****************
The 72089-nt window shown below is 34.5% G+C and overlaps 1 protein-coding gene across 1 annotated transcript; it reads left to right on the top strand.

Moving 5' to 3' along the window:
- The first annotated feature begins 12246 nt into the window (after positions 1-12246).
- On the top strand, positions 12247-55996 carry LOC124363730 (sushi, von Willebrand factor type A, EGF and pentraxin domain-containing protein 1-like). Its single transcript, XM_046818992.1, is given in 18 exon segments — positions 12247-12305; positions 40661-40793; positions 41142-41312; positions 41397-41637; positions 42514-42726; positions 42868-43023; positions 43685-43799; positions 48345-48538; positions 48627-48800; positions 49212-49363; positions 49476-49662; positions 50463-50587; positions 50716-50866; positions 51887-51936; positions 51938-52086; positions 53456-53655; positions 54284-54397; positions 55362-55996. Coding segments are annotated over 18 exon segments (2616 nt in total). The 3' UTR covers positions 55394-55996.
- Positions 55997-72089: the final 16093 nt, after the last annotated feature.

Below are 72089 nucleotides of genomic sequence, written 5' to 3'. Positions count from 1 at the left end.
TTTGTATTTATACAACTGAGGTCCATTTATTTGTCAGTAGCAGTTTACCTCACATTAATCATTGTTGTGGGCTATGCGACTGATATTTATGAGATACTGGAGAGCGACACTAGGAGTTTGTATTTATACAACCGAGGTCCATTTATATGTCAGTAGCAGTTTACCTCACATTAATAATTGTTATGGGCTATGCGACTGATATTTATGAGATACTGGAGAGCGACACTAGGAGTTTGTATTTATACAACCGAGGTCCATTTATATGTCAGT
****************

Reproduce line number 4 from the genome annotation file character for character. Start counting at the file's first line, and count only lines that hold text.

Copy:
- On the top strand, positions 12247-55996 carry LOC124363730 (sushi, von Willebrand factor type A, EGF and pentraxin domain-containing protein 1-like). Its single transcript, XM_046818992.1, is given in 18 exon segments — positions 12247-12305; positions 40661-40793; positions 41142-41312; positions 41397-41637; positions 42514-42726; positions 42868-43023; positions 43685-43799; positions 48345-48538; positions 48627-48800; positions 49212-49363; positions 49476-49662; positions 50463-50587; positions 50716-50866; positions 51887-51936; positions 51938-52086; positions 53456-53655; positions 54284-54397; positions 55362-55996. Coding segments are annotated over 18 exon segments (2616 nt in total). The 3' UTR covers positions 55394-55996.